Overall corporate earnings reflect the struggles primarily of one sector—and its struggles are no surprise. As we have often written, the Energy sector has been slammed as ultra-low oil prices whacked revenues (which more price-sensitive than volume-sensitive). In Q4, Energy’s earnings have plunged -74.3% y/y, while revenues have dropped -34.6% y/y. Here is a chart showing how much Energy’s performance stands out relative to the other sectors. (Exhibit 1) Even Materials, which has faced some of the same headwinds as Energy, has not been hit as hard.

Elisabeth Dellinger
Monetary Policy, Reality Check

Sweden’s Central Bank Pushes Harder on String

By, 02/11/2016
Ratings484.729167

The view from Seat 34A. Photo by Elisabeth Dellinger.

Greetings from the sky, where yours truly is spending her 6 AM flight poring over the latest market maelstrom, powered by three cups of coffee and in-flight wifi. Banks have replaced China as the epicenter of financial fear, with Thursday's jolt coming courtesy of Sweden's central bank, which cut rates deeper into negative territory. Even though Sweden's economy is growing just fine. And even though negative rates haven't stimulated anything, anywhere, ever. But in a fresh twist, investors are starting to realize all this monetary gimmickry is feckless—an about-face from seven-ish years of central banker deification. Seeing the emperor in his underpants is scaring the, um, pants off the market, but in the long run, I suspect it can only be good. If markets shift focus to the too-long-forgotten yield curve, central banks just might do the same, perhaps ending the monetary madness and getting back to growthy basics.

Fisher Investments Editorial Staff
Commodities, Media Hype/Myths

Behind the Baltic Drop

By, 02/10/2016
Ratings504.28

Costs to book freighters like this one are way down lately. Photo by Ian Forsyth/Getty Images.

A low-cost Baltic isn’t just for Monopoly anymore.

Fisher Investments Editorial Staff
Politics, Market Risks, US Economy

Presidential Change Has Limited Range

By, 02/09/2016
Ratings454.111111

As always, we favor no candidate or party and assess politics solely to analyze how it may impact markets. We believe political bias is blinding and dangerous for investors.

Dissolving NAFTA. Breaking up big banks. Capping prescription drugs prices. Eliminating the federal Department of Education. These are just a few policies this year’s crop of Presidential candidates propose, and there is probably something for any voter to love or hate. But while candidates often promise big, sweeping changes when campaigning, the realities of American politics constrain them once they become President, and few of their extraordinary proposals end up coming to fruition. Populist campaign rhetoric might stoke volatility, especially as the candidate field narrows, but the risk of actual, radical change appears low.

Across the political spectrum, candidates are proposing bold moves they believe will win them votes and build their base. Perhaps some even believe these ideas are good, steering the US in a better direction. Nevertheless, our list above contains ideas many would consider radical. Donald Trump said he would either renegotiate or axe the North American Free Trade Agreement (NAFTA), believing it caused US jobs to move to Mexico.[i] He also vowed to impose a 45% tariff on imports from China, to compensate for the supposed economic advantage China gets over the US by devaluing their currency. Bernie Sanders proposes universal health care and free college tuition, as well as a tax on financial transactions to help pay for it. He also said he would break up big banks to end “too big to fail.” Hillary Clinton promises to force pharmaceutical firms to spend more on R&D and less on marketing, and both she and Trump want Medicare to re-negotiate drug prices with pharma companies. Ted Cruz wants to abolish a slew of federal agencies, including the IRS and the Departments of Education, Energy, Commerce and Housing and Urban Development.[ii]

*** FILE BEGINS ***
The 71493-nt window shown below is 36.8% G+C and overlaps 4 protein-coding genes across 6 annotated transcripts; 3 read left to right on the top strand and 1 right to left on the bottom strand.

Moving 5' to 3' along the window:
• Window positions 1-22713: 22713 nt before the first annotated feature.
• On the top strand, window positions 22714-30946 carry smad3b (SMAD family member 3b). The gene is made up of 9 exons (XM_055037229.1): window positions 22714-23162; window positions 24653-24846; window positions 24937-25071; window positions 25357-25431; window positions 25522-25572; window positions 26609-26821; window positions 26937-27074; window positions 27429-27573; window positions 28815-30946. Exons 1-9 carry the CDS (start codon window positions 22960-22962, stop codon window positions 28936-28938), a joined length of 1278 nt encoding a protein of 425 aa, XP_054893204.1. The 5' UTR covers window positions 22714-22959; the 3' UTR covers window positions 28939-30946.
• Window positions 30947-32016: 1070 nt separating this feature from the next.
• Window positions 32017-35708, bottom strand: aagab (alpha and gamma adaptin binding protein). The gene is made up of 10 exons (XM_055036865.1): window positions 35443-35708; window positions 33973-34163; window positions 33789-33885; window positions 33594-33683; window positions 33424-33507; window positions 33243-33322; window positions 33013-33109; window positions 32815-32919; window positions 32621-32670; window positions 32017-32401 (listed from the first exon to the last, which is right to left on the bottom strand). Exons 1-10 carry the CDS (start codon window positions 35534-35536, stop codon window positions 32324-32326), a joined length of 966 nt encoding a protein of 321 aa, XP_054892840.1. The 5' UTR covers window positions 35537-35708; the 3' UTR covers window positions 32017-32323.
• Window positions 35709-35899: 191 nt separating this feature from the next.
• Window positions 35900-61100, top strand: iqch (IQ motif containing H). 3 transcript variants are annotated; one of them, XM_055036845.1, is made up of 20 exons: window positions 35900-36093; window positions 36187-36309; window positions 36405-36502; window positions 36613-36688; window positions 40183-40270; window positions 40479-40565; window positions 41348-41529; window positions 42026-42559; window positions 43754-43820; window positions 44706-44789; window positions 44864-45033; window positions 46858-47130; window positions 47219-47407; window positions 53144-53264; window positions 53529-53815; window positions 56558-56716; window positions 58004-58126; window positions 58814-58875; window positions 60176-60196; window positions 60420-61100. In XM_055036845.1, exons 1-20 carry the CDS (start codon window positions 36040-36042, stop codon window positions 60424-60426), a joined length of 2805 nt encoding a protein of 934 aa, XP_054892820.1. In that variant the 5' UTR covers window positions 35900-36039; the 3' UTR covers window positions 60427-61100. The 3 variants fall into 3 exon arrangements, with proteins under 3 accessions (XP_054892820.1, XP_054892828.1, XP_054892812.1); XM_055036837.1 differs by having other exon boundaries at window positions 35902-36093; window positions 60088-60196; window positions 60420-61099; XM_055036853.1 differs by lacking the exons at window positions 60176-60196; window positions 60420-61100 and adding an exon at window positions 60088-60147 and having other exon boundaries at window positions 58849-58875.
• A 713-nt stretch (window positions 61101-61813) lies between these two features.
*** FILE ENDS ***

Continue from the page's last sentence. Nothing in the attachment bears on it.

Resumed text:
Fisher Investments Editorial Staff
Personal Finance, Into Perspective

Are Markets Retesting Your Mettle?

By, 02/09/2016
Ratings1754.214286

Global markets retested the correction’s lows Monday, and with the volatility came more dreary headlines. We had Wall Street strategists cutting their S&P 500 forecasts, pundits warning about slowing capex, chart-watchers finding scary things in charts, and banks and tech stocks replacing oil and China as the nexus of fear. Odd as it might seem, this is all quite encouraging—freakouts and a vain search for fundamental cause are normal in corrections, and capitulation often escalates as a correction’s end approaches. The further sentiment falls, the easier it is for any bit of positive news to be a pleasant surprise—the sort of pleasant surprise that buoys stocks. While no one can know when this correction will turn around, we believe now is a time for steely nerves and patience.